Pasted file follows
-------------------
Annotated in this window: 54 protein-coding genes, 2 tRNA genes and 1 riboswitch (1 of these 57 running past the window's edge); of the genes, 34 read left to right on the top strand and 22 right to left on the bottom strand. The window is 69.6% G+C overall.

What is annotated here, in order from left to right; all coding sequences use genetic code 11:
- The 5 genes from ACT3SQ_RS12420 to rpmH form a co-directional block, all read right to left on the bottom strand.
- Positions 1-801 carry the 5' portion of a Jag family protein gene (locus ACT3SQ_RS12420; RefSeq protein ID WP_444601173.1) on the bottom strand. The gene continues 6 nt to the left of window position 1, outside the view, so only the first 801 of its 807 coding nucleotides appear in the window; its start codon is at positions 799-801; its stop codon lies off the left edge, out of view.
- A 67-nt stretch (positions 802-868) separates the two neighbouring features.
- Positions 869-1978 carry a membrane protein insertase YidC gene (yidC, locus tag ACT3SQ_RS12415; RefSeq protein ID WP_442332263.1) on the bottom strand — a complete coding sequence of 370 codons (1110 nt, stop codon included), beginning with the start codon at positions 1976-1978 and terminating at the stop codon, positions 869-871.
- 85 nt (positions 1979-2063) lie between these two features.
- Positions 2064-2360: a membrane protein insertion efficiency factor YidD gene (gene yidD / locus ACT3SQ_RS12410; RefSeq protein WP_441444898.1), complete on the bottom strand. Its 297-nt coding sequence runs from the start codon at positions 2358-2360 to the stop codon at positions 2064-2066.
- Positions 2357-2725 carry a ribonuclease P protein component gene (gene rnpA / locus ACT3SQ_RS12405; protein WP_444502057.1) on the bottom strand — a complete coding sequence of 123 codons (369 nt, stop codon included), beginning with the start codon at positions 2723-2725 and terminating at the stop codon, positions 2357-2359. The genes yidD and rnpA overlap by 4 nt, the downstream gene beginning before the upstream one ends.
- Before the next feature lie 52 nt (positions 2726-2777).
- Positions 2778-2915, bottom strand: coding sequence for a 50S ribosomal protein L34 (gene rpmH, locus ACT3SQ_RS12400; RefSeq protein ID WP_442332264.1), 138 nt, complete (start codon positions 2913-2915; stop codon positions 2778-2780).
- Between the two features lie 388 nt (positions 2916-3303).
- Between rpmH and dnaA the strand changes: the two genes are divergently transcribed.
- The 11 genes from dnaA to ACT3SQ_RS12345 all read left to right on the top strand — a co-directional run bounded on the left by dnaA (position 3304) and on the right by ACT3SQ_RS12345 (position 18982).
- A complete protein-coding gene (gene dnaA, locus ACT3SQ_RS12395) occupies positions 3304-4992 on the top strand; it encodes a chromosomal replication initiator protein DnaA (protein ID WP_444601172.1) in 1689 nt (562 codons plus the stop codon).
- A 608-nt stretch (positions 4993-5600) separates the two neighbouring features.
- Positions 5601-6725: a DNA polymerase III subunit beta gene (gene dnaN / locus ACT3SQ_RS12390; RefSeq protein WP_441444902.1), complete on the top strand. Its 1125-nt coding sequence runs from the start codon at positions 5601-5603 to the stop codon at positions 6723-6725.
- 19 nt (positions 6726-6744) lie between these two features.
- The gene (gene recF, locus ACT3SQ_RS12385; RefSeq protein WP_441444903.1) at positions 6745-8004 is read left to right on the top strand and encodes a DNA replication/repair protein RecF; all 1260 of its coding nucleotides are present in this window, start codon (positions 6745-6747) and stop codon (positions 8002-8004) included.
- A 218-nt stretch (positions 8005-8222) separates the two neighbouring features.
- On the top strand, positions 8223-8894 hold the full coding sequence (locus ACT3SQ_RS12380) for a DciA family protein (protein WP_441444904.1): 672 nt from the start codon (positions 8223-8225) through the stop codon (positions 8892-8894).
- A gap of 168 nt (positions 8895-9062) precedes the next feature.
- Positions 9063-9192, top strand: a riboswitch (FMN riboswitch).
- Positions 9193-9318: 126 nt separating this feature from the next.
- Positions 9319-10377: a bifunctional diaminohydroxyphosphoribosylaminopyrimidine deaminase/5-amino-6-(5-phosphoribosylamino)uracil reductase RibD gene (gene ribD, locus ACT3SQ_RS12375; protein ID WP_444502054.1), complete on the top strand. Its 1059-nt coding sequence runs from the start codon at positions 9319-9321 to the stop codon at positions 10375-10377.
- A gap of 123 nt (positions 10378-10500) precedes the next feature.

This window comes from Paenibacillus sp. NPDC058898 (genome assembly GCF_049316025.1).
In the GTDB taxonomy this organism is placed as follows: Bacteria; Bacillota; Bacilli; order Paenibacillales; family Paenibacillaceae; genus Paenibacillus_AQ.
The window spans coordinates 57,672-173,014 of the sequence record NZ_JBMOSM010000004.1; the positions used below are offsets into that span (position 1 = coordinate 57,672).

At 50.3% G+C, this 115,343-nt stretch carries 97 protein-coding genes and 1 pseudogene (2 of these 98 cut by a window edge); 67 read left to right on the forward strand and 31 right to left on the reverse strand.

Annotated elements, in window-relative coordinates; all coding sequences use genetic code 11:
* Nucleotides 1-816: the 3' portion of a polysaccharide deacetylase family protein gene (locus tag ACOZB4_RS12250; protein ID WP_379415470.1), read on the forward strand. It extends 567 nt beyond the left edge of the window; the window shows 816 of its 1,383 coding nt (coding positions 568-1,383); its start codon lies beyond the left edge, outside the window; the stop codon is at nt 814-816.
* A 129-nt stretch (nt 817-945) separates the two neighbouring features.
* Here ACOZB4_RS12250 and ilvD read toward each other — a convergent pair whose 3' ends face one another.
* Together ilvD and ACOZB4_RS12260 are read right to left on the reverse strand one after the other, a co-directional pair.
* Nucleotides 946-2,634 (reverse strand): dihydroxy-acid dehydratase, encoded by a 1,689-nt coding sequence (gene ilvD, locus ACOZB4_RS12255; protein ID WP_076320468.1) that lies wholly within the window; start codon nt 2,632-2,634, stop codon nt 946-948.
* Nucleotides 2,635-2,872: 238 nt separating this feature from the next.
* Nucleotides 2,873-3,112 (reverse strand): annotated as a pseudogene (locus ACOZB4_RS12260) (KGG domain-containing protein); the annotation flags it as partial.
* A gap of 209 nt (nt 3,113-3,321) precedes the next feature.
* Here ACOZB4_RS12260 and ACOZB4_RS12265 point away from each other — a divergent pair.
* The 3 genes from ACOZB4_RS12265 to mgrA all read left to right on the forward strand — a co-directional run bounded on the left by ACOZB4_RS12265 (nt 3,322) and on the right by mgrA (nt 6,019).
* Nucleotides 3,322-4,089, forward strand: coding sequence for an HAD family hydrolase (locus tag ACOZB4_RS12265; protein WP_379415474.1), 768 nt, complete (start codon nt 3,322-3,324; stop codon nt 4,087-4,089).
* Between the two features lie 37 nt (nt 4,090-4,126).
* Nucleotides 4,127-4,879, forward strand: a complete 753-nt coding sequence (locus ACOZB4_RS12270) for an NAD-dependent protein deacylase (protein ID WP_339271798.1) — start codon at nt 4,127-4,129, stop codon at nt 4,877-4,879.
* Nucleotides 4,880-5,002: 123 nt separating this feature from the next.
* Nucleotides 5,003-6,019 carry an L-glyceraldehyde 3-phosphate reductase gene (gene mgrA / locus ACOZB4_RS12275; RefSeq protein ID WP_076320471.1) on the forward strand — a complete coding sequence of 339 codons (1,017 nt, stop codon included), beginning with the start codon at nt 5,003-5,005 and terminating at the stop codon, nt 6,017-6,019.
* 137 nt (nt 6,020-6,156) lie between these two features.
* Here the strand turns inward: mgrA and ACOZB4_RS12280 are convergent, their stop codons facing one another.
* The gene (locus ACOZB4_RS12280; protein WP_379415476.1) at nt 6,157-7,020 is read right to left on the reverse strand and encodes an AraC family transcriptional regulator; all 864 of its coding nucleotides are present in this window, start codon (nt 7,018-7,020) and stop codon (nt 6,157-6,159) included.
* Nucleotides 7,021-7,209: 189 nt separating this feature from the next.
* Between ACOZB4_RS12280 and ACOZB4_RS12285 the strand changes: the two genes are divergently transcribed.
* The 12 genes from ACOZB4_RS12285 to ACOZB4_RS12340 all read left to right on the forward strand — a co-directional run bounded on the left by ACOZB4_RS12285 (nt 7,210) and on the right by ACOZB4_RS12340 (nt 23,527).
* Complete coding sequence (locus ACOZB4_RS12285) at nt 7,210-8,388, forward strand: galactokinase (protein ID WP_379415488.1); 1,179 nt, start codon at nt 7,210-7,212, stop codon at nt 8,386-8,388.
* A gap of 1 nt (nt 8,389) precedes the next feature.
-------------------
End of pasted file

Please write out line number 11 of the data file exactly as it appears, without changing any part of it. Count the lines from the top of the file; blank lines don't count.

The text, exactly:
- Positions 2778-2915, bottom strand: coding sequence for a 50S ribosomal protein L34 (gene rpmH, locus ACT3SQ_RS12400; RefSeq protein ID WP_442332264.1), 138 nt, complete (start codon positions 2913-2915; stop codon positions 2778-2780).